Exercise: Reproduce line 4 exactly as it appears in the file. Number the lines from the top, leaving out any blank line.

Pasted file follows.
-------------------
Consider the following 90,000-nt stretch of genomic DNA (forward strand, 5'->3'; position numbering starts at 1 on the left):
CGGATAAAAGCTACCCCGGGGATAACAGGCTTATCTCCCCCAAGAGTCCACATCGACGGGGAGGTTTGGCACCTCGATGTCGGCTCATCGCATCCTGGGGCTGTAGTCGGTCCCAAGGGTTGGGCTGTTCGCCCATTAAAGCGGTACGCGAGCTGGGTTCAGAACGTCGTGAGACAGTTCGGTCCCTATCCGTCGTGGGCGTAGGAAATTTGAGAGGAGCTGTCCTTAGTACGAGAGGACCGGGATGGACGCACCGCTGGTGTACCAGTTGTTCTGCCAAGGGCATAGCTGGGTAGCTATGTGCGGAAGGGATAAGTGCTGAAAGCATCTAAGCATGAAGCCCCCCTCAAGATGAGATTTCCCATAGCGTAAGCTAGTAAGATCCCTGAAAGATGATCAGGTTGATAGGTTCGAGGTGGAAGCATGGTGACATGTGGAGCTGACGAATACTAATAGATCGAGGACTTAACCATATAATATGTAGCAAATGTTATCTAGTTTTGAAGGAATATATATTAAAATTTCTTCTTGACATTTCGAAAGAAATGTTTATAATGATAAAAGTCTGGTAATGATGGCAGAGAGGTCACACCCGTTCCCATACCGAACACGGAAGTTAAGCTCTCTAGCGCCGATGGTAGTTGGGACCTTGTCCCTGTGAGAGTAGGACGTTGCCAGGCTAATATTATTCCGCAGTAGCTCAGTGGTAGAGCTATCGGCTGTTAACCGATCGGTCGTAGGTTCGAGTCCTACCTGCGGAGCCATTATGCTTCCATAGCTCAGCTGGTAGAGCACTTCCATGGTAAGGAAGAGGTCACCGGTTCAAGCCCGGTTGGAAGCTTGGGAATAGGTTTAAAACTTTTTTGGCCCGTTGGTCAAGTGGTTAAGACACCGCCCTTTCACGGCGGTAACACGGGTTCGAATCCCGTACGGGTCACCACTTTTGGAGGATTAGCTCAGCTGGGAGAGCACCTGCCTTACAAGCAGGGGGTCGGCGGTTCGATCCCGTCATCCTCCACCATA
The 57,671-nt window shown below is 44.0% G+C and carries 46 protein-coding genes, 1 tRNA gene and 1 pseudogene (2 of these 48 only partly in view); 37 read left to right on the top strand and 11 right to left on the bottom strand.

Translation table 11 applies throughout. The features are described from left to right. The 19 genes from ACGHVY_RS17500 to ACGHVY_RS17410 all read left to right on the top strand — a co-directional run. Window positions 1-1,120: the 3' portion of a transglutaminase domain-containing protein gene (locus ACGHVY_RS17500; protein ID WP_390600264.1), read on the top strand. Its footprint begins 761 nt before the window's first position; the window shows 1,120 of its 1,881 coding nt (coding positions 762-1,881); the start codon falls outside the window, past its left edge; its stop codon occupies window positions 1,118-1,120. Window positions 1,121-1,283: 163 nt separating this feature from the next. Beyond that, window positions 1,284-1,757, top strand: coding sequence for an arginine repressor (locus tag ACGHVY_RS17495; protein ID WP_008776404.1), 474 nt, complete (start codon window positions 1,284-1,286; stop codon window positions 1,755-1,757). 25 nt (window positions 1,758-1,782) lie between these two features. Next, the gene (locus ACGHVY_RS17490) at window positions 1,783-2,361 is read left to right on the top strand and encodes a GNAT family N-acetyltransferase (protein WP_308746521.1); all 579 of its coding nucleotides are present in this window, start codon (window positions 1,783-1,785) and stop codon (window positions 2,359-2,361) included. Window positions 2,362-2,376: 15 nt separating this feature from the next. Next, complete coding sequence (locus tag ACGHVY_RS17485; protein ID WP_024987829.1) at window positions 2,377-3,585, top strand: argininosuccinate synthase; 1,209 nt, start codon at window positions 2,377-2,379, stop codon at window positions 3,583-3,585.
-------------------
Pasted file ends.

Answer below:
Translation table 11 applies throughout. The features are described from left to right. The 19 genes from ACGHVY_RS17500 to ACGHVY_RS17410 all read left to right on the top strand — a co-directional run. Window positions 1-1,120: the 3' portion of a transglutaminase domain-containing protein gene (locus ACGHVY_RS17500; protein ID WP_390600264.1), read on the top strand. Its footprint begins 761 nt before the window's first position; the window shows 1,120 of its 1,881 coding nt (coding positions 762-1,881); the start codon falls outside the window, past its left edge; its stop codon occupies window positions 1,118-1,120. Window positions 1,121-1,283: 163 nt separating this feature from the next. Beyond that, window positions 1,284-1,757, top strand: coding sequence for an arginine repressor (locus tag ACGHVY_RS17495; protein ID WP_008776404.1), 474 nt, complete (start codon window positions 1,284-1,286; stop codon window positions 1,755-1,757). 25 nt (window positions 1,758-1,782) lie between these two features. Next, the gene (locus ACGHVY_RS17490) at window positions 1,783-2,361 is read left to right on the top strand and encodes a GNAT family N-acetyltransferase (protein WP_308746521.1); all 579 of its coding nucleotides are present in this window, start codon (window positions 1,783-1,785) and stop codon (window positions 2,359-2,361) included. Window positions 2,362-2,376: 15 nt separating this feature from the next. Next, complete coding sequence (locus tag ACGHVY_RS17485; protein ID WP_024987829.1) at window positions 2,377-3,585, top strand: argininosuccinate synthase; 1,209 nt, start codon at window positions 2,377-2,379, stop codon at window positions 3,583-3,585.